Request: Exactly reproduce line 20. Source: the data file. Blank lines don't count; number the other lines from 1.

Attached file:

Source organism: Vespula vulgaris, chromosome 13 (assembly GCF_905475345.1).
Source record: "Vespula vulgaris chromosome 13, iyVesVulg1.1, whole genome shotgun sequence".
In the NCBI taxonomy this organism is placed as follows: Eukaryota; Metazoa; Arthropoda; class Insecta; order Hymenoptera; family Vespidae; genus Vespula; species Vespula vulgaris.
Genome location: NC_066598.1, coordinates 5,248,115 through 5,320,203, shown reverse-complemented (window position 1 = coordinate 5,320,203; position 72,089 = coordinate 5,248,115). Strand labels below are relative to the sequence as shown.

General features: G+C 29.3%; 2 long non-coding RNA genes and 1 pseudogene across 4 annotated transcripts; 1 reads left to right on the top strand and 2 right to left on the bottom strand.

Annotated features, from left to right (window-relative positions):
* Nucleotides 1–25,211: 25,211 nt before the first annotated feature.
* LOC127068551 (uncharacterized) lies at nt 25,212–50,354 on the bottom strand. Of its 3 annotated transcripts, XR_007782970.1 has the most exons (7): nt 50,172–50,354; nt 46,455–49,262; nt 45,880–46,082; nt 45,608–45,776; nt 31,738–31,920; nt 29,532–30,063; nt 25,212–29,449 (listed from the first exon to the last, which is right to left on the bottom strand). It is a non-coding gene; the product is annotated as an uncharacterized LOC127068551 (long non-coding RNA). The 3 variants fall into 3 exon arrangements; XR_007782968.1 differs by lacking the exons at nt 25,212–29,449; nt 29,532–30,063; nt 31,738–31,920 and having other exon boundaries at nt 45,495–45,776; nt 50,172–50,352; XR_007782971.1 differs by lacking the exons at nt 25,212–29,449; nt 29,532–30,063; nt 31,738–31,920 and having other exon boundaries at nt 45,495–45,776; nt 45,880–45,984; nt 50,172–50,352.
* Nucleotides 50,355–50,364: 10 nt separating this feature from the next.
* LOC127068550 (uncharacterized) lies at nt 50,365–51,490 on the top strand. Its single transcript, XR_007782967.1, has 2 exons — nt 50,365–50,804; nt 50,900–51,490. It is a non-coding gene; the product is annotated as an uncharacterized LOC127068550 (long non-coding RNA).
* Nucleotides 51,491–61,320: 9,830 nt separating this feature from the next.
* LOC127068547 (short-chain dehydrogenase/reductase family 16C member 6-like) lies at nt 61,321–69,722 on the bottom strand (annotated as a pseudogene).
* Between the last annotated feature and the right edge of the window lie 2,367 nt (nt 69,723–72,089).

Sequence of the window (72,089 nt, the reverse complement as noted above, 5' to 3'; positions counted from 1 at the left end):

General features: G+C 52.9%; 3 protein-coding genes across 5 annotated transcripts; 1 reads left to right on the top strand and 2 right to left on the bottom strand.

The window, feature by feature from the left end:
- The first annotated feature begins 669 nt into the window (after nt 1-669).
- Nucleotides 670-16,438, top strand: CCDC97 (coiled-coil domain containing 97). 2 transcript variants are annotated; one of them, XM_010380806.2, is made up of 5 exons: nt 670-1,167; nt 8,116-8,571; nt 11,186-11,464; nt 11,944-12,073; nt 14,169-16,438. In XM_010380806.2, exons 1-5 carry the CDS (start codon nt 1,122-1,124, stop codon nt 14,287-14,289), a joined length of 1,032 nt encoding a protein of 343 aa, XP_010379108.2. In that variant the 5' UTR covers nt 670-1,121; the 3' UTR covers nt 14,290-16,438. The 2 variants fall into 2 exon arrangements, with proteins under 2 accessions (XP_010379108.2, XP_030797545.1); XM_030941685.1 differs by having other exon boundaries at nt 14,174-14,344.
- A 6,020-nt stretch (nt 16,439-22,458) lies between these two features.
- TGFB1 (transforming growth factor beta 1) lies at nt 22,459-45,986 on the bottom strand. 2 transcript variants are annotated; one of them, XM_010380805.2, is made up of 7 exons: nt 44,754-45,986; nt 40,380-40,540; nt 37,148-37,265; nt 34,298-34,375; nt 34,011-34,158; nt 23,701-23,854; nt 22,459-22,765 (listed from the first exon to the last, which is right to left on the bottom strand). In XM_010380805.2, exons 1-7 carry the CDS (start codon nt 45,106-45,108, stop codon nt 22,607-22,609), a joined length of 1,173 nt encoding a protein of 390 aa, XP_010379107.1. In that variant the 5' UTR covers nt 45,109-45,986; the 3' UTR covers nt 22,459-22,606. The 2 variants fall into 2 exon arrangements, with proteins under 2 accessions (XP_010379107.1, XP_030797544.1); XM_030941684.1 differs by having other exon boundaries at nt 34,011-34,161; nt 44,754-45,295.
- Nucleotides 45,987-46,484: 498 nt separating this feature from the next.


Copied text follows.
- TGFB1 (transforming growth factor beta 1) lies at nt 22,459-45,986 on the bottom strand. 2 transcript variants are annotated; one of them, XM_010380805.2, is made up of 7 exons: nt 44,754-45,986; nt 40,380-40,540; nt 37,148-37,265; nt 34,298-34,375; nt 34,011-34,158; nt 23,701-23,854; nt 22,459-22,765 (listed from the first exon to the last, which is right to left on the bottom strand). In XM_010380805.2, exons 1-7 carry the CDS (start codon nt 45,106-45,108, stop codon nt 22,607-22,609), a joined length of 1,173 nt encoding a protein of 390 aa, XP_010379107.1. In that variant the 5' UTR covers nt 45,109-45,986; the 3' UTR covers nt 22,459-22,606. The 2 variants fall into 2 exon arrangements, with proteins under 2 accessions (XP_010379107.1, XP_030797544.1); XM_030941684.1 differs by having other exon boundaries at nt 34,011-34,161; nt 44,754-45,295.